This year we had it at my sister's place in Boise. The condominium complex has a shared space that we reserved. Worked out well as our numbers have grown over the years. The downside of the family growth is that there are only two children. Ours. Everyone has grown up and the nieces and nephews have yet to produce any offspring. So it's a bit tough for them (and us) not to have any other kids to play with. I'm sensing right now that as the nieces and nephews are taking their time having their own families, our girls will move from children to tweens and will by then probably not want anything to do with the next phase of rugrats. 

After the night in Boise, we headed south to my parent's place. It's always been a haven of peace for me. Always nice to hang out with my parents. It's super quiet. It's easy. Everything is relatively close. It's what a "bedroom community" is supposed to be I guess. Plus the house is big and we can spread out. As the last stop on the busy holiday season travels, it's the calm before the storm.

Soon we would be saying our farewells and heading to Boise for the flight home. Have to say, it was an excellent trip. You always can find a thing or two that could have been done differently but by and large it was what we could have hoped for. Sad to bid farewell to family but my guess is that we will be planning for the next vacation not long after arriving in Nairobi. Okay by me.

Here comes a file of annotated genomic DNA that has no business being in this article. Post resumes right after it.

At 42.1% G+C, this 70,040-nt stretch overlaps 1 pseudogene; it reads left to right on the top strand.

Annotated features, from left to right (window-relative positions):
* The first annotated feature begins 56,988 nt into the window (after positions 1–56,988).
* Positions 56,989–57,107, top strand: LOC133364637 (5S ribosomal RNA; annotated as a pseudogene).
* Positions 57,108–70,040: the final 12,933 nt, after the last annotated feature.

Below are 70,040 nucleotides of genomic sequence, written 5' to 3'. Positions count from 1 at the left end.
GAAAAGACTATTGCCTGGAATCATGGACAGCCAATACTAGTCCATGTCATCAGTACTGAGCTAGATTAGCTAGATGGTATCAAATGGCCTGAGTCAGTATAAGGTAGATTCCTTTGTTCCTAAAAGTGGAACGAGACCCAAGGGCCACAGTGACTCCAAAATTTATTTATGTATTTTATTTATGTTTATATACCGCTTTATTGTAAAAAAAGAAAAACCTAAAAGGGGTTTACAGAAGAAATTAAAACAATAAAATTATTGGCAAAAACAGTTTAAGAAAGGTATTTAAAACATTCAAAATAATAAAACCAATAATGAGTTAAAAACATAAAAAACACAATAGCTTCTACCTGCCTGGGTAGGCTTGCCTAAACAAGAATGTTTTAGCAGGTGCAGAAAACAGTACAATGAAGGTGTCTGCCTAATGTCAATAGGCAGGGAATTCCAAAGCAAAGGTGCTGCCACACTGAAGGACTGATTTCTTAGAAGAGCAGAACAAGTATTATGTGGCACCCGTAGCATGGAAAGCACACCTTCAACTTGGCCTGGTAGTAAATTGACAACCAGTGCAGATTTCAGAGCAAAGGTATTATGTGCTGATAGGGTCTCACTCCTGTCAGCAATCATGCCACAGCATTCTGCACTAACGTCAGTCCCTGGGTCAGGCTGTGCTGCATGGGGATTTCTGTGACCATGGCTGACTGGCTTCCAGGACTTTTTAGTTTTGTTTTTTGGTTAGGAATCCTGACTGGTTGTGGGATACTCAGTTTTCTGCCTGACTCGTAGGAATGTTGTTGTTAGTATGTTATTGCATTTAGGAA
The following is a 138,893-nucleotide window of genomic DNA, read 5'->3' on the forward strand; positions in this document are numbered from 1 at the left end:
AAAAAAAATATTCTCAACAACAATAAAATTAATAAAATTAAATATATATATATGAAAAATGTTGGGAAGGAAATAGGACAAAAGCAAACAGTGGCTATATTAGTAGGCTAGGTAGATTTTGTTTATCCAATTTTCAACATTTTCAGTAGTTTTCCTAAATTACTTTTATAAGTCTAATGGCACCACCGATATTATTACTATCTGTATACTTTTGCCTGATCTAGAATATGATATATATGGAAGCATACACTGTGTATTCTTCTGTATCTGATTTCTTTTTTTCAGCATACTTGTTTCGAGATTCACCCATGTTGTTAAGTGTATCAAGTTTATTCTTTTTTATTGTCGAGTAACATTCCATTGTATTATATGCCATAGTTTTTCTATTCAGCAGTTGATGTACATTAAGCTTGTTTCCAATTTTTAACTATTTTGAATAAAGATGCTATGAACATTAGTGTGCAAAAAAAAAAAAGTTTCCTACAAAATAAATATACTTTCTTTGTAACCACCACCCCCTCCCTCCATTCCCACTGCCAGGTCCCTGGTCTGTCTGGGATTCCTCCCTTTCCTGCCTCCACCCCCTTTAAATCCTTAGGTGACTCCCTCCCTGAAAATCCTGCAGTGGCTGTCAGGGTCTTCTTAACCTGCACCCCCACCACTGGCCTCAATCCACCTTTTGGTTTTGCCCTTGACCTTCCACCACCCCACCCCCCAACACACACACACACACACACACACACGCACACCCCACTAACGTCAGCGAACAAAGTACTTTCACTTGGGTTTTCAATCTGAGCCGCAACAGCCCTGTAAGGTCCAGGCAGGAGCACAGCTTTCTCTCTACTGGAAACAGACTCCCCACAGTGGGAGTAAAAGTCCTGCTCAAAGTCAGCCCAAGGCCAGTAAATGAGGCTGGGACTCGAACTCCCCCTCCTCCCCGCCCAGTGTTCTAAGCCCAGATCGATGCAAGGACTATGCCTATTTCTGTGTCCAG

Friday, February 17, 2017

First Trip to Somalia

In December, prior to leaving for the holidays, I was able to make my first trip to the field. The field, in this case, is the country of Somalia. It’s not the first time in my career that field offices I oversee are located in a different country. In Burundi, prior to closing the Rwanda office, I would travel there to visit staff and activities. It’s not easy and there is always a feeling of disconnect between the staff in those offices and the head office. There is a sense that their HQ doesn’t understand and never visits frequently enough – both of which are often true. Something you have to be conscious of and work to improve.